The Hult Center audience was rolling the entire show with the well scripted humor. With songs such as "Everyone's a Little Bit Racist" and "The Internet is for Porn," Avenue Q was very well done. It was absolutely incredible to see the the creators take the Sesame Street/Muppets aesthetic and convert it into adult humor.
Although it was a comedy, the musical does have serious undertones of race relations, coming out of the closet, settling down, and finding contentment with your career. In many ways this hit very close to home. The play both begins and ends with the song "What Do You Do with a B.A. In English?" In 15 weeks I'll have my B.A. in English, and I have many of the same inner struggles as Princeton: moving to a new city, starting a career, maintaining a serious relationship, and finding my "purpose."
Though the musical elicited many feelings of discontentment and confusion both in the characters and myself, it was a realistic snapshot of life that concluded with an optimistic message. Plus, I feel that I'm in a much better position that Princeton: I have a job lined up (that I want), and I have more direction. Nonetheless, it was a great way to confront some of my uneasiness while laughing at puppets portraying my uneasiness and putting it all in perspective. Without a doubt, I strongly recommend getting tickets to Avenue Q if it comes to your city.
February 16, 2010 - 5:53 PM
With the first "Can I get an amen?!" it really hit home that the Reverend Jesse Jackson was in the house. The Multicultural Center brought Jesse Jackson to campus to speak today, and it was a pretty special opportunity to be in the presence of such a prominent American icon. Whether you agree with the man's politics or not, he's definitely accomplished some amazing things in his 50+ years of working towards social justice: pursuing Civil Rights alongside Doctor King, forming the Rainbow Coalition, running for president, and helping Barack Obama get elected (to name a few).
The Reverend's commanding yet warm demeanor was evident from the instant he took the stage, raising his clenched fist above his head and the standing ovation in a sign of solidarity. It was a symbol that sent shivers down my spine. Reverend Jackson then soothed the crowd and began to speak earnestly about the history of Civil Rights, class struggle, and achievements through voting. Reverend Jackson then shifted the tone of his speech towards urging students to register to vote in Eugene so we can have more of a voice in local politics to advocate for change such as no-interest student loans. Reverend Jackson invoked his preacher-esque style with some "repeat-after-mes" to drive his message home.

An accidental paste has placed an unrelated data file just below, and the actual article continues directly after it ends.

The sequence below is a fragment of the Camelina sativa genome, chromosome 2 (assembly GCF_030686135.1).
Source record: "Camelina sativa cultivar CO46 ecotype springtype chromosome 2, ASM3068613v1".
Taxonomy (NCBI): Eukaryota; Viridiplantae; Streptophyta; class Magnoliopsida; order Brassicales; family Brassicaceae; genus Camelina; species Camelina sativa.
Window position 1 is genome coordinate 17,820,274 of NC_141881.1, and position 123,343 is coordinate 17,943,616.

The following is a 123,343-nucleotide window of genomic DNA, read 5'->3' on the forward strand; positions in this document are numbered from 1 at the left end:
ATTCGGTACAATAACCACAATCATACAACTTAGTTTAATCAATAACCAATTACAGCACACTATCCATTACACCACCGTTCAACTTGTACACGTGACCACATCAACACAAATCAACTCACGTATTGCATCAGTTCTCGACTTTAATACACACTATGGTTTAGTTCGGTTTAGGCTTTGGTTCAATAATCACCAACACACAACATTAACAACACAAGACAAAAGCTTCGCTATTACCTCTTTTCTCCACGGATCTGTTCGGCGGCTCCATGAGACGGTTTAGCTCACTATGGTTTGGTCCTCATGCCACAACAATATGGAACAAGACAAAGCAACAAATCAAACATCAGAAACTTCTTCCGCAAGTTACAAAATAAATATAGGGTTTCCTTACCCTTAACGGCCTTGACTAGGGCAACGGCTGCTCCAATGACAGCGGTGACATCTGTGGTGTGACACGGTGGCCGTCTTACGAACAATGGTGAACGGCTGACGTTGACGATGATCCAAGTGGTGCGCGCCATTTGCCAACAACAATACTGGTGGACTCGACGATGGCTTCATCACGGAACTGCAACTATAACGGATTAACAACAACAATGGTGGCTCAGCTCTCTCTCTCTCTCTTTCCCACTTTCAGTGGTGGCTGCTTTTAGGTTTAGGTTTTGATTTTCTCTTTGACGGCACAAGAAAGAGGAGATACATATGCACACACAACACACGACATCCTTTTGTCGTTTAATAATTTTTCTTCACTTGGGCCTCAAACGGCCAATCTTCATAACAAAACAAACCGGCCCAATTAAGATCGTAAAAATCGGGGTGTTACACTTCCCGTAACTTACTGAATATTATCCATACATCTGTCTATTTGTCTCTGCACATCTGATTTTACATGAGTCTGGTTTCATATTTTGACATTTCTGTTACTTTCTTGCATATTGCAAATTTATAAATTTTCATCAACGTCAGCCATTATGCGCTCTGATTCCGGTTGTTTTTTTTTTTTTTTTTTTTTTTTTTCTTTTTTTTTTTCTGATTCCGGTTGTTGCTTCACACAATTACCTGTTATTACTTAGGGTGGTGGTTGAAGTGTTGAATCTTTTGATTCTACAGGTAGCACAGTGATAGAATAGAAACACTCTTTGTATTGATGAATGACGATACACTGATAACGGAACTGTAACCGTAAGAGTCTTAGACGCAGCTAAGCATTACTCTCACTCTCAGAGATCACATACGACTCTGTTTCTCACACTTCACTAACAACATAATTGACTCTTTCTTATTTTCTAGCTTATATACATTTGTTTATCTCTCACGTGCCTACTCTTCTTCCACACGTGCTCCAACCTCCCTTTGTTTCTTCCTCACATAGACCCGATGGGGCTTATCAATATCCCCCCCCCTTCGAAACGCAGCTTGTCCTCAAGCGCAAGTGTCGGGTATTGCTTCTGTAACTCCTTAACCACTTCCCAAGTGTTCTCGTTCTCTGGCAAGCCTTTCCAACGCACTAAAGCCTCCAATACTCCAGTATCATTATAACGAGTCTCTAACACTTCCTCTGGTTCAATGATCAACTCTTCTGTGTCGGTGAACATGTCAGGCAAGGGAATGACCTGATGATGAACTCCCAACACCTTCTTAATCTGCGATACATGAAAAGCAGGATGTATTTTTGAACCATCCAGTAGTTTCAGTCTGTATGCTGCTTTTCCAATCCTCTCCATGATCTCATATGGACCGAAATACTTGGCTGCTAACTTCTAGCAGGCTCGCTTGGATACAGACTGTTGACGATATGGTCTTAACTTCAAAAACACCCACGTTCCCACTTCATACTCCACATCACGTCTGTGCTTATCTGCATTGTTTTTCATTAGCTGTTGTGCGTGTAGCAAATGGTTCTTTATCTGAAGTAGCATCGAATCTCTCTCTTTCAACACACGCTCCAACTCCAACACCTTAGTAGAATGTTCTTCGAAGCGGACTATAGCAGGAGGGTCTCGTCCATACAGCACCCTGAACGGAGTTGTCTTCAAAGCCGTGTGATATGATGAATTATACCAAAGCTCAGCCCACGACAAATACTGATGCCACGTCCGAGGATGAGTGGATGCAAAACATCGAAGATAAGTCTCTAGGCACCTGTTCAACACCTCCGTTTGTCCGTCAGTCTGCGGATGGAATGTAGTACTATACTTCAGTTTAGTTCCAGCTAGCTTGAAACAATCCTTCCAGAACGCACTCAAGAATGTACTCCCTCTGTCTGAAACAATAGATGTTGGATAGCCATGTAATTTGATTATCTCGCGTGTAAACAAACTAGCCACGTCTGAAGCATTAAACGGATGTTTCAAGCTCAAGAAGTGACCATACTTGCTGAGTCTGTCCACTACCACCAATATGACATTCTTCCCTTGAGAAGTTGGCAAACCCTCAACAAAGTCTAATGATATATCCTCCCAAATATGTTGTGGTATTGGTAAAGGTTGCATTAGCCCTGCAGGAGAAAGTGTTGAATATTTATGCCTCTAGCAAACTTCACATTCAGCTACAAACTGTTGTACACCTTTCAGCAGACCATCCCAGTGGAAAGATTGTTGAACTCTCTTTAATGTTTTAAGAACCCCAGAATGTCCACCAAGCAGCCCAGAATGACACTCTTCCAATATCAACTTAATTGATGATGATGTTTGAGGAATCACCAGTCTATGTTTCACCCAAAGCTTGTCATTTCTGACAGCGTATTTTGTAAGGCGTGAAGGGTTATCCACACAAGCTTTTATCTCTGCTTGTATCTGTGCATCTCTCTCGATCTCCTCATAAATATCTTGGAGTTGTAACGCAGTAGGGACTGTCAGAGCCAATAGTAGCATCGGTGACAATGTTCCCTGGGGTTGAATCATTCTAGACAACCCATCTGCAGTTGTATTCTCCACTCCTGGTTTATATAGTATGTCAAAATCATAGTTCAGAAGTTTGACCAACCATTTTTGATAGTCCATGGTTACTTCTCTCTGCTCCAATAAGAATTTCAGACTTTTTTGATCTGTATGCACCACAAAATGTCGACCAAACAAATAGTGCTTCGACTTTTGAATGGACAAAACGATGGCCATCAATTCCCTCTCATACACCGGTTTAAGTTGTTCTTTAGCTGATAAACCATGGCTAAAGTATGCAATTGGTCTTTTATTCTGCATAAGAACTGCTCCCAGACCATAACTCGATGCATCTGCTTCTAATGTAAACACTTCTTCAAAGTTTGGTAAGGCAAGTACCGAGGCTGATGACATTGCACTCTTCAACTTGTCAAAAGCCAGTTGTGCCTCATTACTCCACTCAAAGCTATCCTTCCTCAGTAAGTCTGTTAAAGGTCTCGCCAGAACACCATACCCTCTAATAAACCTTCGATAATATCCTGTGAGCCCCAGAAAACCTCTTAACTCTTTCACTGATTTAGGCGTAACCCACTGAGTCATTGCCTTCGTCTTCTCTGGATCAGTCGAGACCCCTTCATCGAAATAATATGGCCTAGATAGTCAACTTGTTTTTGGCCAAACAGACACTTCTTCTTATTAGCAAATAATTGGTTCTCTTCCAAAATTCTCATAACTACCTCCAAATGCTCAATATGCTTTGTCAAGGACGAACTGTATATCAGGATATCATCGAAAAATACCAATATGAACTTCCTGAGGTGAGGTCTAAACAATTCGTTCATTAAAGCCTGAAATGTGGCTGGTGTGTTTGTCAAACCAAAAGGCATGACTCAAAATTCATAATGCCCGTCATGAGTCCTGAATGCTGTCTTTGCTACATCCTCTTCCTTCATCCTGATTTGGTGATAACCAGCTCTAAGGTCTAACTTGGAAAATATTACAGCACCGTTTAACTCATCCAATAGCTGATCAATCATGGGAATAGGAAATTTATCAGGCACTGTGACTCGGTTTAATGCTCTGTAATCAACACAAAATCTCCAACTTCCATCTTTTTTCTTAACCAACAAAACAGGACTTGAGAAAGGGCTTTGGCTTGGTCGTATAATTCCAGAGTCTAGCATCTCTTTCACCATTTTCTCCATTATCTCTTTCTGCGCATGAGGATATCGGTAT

Transitioning from student issues, Reverend Jackson then discussed partisan politics that are hurting Washington, Haiti relief, and the need to cooperate globally. His drive home messages were student empowerment through the vote, the need to work together globally regardless of race or religion, and to fight for justice for all Americans.
I agreed with the majority of Reverend Jackson's points, but I did take issue with his view that we need to work towards a globalized economy. Many view globalization as inevitable, but the recent economic collapse has shown that the U.S. economy is reliant on a global market, which is precarious. The U.S.'s economy is largely supported by the financial sector, and we are removed from actual production in many respects. If we want to be self-sustaining and environmentally sustainable we must transition away from global economics to local economics that are bioregionally appropriate. In other words, we need to focus on the essentials such as local, organic agriculture, reusable energies, green buildings, education, and health care. If these goods and services are contained on a local level, we will achieve self-sufficiency and wealth that is maintained on the local level, not dependent on so many unpredictable global patterns.
Nonetheless, Reverend Jackson did layout many points I agreed with regarding foreign aid, student empowerment, gay marriage (which he supports), and working towards equal rights for all. He concluded with a question and answer session in which he fielded questions about gay marriage and hate crimes with the poise of a compassionate, veteran activist. And finally, his concluding statement brought the entire crowd, myself included, to our feet: "You've got these people that hate the current administration for spending. But they've got their social security card in one pocket and their Medicare card in the other. And then they hop in their cash-for-clunker car, head down the interstate to pick up their unemployment check. But then they tell you they don't want "Big Government?"" His voice trailed off to a quick silence that was abruptly met with thundering applause. Reverend Jackson thanked the crowd and made his way offstage. It was quite an experience.